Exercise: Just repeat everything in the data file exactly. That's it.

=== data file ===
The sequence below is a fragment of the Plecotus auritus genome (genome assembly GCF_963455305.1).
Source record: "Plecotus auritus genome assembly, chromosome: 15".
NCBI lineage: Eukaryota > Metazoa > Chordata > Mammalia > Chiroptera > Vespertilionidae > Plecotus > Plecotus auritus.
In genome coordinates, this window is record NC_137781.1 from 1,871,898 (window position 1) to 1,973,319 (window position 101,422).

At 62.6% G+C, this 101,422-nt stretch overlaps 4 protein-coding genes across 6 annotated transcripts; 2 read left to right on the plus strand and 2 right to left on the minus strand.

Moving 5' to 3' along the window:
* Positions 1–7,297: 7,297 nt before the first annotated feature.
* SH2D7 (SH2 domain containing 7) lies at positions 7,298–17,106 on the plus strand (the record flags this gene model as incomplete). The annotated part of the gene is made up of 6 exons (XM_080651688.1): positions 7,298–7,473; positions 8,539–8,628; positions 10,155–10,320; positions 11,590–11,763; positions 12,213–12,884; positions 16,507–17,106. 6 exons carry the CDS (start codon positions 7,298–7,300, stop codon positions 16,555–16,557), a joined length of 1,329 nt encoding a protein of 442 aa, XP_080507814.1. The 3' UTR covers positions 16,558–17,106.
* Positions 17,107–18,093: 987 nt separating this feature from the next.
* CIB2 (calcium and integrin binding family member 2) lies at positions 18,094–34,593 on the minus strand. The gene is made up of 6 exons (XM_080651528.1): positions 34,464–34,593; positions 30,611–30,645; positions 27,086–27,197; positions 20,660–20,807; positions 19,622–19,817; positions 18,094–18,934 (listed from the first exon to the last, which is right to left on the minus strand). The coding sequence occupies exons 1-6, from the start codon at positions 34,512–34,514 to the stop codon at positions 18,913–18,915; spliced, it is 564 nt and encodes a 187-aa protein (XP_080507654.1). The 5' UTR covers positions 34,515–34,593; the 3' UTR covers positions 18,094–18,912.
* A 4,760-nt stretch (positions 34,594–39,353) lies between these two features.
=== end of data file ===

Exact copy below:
The sequence below is a fragment of the Plecotus auritus genome (genome assembly GCF_963455305.1).
Source record: "Plecotus auritus genome assembly, chromosome: 15".
NCBI lineage: Eukaryota > Metazoa > Chordata > Mammalia > Chiroptera > Vespertilionidae > Plecotus > Plecotus auritus.
In genome coordinates, this window is record NC_137781.1 from 1,871,898 (window position 1) to 1,973,319 (window position 101,422).

At 62.6% G+C, this 101,422-nt stretch overlaps 4 protein-coding genes across 6 annotated transcripts; 2 read left to right on the plus strand and 2 right to left on the minus strand.

Moving 5' to 3' along the window:
* Positions 1–7,297: 7,297 nt before the first annotated feature.
* SH2D7 (SH2 domain containing 7) lies at positions 7,298–17,106 on the plus strand (the record flags this gene model as incomplete). The annotated part of the gene is made up of 6 exons (XM_080651688.1): positions 7,298–7,473; positions 8,539–8,628; positions 10,155–10,320; positions 11,590–11,763; positions 12,213–12,884; positions 16,507–17,106. 6 exons carry the CDS (start codon positions 7,298–7,300, stop codon positions 16,555–16,557), a joined length of 1,329 nt encoding a protein of 442 aa, XP_080507814.1. The 3' UTR covers positions 16,558–17,106.
* Positions 17,107–18,093: 987 nt separating this feature from the next.
* CIB2 (calcium and integrin binding family member 2) lies at positions 18,094–34,593 on the minus strand. The gene is made up of 6 exons (XM_080651528.1): positions 34,464–34,593; positions 30,611–30,645; positions 27,086–27,197; positions 20,660–20,807; positions 19,622–19,817; positions 18,094–18,934 (listed from the first exon to the last, which is right to left on the minus strand). The coding sequence occupies exons 1-6, from the start codon at positions 34,512–34,514 to the stop codon at positions 18,913–18,915; spliced, it is 564 nt and encodes a 187-aa protein (XP_080507654.1). The 5' UTR covers positions 34,515–34,593; the 3' UTR covers positions 18,094–18,912.
* A 4,760-nt stretch (positions 34,594–39,353) lies between these two features.